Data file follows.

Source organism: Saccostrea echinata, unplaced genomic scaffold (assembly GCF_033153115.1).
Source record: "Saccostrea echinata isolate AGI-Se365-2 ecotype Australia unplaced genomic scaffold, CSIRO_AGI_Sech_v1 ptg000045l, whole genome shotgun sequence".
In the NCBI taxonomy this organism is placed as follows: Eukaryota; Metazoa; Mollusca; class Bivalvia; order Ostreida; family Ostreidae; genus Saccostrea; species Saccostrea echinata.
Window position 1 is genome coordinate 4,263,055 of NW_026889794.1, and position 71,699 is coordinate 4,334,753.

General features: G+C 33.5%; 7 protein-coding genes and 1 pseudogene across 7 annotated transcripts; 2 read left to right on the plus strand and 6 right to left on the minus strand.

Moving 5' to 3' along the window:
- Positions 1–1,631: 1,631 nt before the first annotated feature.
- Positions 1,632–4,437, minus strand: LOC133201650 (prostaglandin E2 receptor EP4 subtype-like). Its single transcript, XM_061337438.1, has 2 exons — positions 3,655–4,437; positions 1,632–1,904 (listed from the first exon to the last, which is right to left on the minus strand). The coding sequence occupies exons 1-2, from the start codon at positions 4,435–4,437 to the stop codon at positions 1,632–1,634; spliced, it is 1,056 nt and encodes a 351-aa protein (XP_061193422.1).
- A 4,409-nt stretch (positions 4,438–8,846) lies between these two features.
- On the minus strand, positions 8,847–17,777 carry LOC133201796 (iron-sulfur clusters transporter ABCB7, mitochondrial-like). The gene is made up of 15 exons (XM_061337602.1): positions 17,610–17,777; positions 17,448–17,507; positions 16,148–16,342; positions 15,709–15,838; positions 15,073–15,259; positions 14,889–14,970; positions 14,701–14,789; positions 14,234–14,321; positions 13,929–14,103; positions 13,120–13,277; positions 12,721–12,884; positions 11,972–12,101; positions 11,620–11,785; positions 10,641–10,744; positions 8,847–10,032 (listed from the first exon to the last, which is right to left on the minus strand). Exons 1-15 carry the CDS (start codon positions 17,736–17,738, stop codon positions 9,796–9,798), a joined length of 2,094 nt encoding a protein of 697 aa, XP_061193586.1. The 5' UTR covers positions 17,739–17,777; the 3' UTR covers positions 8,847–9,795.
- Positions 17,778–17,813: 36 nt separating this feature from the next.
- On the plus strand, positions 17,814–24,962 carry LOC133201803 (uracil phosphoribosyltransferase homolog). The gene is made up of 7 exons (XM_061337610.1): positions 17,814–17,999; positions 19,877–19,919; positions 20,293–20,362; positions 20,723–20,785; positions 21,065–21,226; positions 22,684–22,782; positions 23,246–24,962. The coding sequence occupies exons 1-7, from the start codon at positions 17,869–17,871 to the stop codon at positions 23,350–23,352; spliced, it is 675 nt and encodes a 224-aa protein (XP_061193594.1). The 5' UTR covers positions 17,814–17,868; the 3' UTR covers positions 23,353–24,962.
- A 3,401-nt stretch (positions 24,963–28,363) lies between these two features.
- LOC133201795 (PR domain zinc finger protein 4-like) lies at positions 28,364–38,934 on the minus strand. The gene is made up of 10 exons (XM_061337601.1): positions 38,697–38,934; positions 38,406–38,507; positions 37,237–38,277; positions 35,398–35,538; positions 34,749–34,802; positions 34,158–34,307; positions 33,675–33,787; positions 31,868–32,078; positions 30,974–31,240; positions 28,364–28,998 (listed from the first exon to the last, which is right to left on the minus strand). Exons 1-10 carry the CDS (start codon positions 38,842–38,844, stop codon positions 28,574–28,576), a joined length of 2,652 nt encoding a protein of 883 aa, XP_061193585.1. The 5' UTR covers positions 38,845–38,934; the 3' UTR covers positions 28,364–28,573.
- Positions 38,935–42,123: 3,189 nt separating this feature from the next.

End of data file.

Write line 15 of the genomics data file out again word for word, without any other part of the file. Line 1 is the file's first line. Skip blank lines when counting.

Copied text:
- Positions 38,935–42,123: 3,189 nt separating this feature from the next.